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Ground deformation analysis in Paris using a multi-interferogram Least-Squares approach

Stephane Le Mouélic(1) and Benoît Deffontaines(2)

(1) BRGM, 117 Av de Luminy, BP167, 13276 Marseille, France
(2) Ecole Pratique des Hautes Etudes, 15 Bd de la mer, 35800 Dinard, France

Abstract

The ERS satellites have provided an unprecedented archive over Europe since 1992. This archive is a valuable tool to investigate any issue related to ground stability (or unstability), both from natural or anthropogenic origins. The cross comparison of single interferograms can reveal large deformation events with a centimetre scale amplitude. However, it is hampered by the ambiguity with atmospheric artefacts and by coherence loss. The combination of a comprehensive set of interferometric combinations can be used to perform a more efficient detection and quantification of the most subtle deformation features. In this presentation, we will show the results of a least-squares approach performed on a set of 30 ERS images covering the period from 1992 to 2000. From these 30 images, we compute automatically the whole set of interferograms having a baseline lower than 200 m. Orbital and topographic fringes are removed automatically using a recursive analysis based on orbital parameters and FFT computation. An adaptive filtering has been used to increase the signal to noise ratio of the interferograms. We then derived a mean velocity map of Paris during the 1992-2000 period by using a least-squares adjustment of 90 unwrapped interferograms. Using a high number of interferograms allows a subsequent reduction of the atmospheric noise level by introducing an averaging effect. It also improves the mean coherence level over sparsely vegetated areas. Another Least-squares adjustment is used on raw interferograms in order to retrieve the deformation screen for each date, following the approach proposed by Usai et al. (1999, 2003). We then use a temporal filtering on a pixel by pixel basis to reduce the atmospheric noise level of the chronologically ordered sequence of phase screens. As a result, deformation time series can be obtained, highlighting the dynamic evolution of the most interesting areas. We will also show that an automated detection of time non-linear deformation events can be obtained by computing the standard deviation of each phase screen previously corrected for a synthetic phase component corresponding to the average deformation rate. . This test shows that the only wide scale non-linear event on Paris is found in the St-Lazare area (and to a lesser extent in the Grand Palais area). A specific study of the St-Lazare deformation event and the cross comparison with independent data sets such as piezometric levels and optical levelling will be the subject of another presentation (Fruneau et al., this issue). The Least Squares approach reveals unambiguous ground deformation events as low as 1 mm/yr (for example around the Butte Montmartre, were unstable areas are observed on top of abandoned underground gypsum quarries). Finally, a comparison of the results issued from both the Least-squares approach and the Permanent Scatterers approach (80 ERS-1/2 images, time span 1992-2000) will be performed in order to evaluate their consistency. The Least-squares approach could be used on densely urbanised areas to investigate the overall ground stability. Conversely, when a high spatial resolution is required (e.g. to monitor two opposite sides of a large building), or whenever the area to be investigated is densely vegetated (but with a PS density still greater than 5 PS/km2), the Permanent Scatterers provides a valuable alternative, since it does not foresee any spatial low-pass filtering of the interferograms.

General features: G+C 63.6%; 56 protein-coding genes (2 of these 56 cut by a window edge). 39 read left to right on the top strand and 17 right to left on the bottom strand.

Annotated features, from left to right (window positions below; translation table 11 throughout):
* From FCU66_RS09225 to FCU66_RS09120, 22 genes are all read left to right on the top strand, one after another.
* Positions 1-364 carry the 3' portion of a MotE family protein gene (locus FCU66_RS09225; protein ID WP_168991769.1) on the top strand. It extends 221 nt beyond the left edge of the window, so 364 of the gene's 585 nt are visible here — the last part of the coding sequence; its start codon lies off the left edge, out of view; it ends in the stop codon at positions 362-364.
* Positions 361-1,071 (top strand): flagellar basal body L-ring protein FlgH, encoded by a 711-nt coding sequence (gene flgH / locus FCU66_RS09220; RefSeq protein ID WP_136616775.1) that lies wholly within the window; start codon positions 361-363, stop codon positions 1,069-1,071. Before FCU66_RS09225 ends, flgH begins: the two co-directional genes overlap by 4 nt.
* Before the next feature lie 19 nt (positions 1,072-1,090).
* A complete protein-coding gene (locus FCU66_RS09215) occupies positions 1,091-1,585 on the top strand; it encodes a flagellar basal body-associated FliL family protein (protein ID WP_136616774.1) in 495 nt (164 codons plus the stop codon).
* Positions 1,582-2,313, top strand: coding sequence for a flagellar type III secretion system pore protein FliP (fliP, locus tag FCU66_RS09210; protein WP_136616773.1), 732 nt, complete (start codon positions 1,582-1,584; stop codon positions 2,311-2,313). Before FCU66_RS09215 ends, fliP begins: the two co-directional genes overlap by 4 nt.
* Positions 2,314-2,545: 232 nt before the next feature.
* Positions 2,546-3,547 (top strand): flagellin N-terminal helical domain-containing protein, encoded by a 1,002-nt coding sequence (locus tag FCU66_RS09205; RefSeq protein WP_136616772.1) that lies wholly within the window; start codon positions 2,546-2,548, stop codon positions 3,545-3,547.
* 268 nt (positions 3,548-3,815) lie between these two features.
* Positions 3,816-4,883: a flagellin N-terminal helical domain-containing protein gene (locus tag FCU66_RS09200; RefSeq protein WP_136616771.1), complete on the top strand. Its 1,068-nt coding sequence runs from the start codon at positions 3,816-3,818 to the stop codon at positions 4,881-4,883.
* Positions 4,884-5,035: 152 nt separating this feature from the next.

Workshop presentation

Keywords: ESA European Space Agency - Agence spatiale europeenne, observation de la terre, earth observation, satellite remote sensing, teledetection, geophysique, altimetrie, radar, chimique atmospherique, geophysics, altimetry, radar, atmospheric chemistry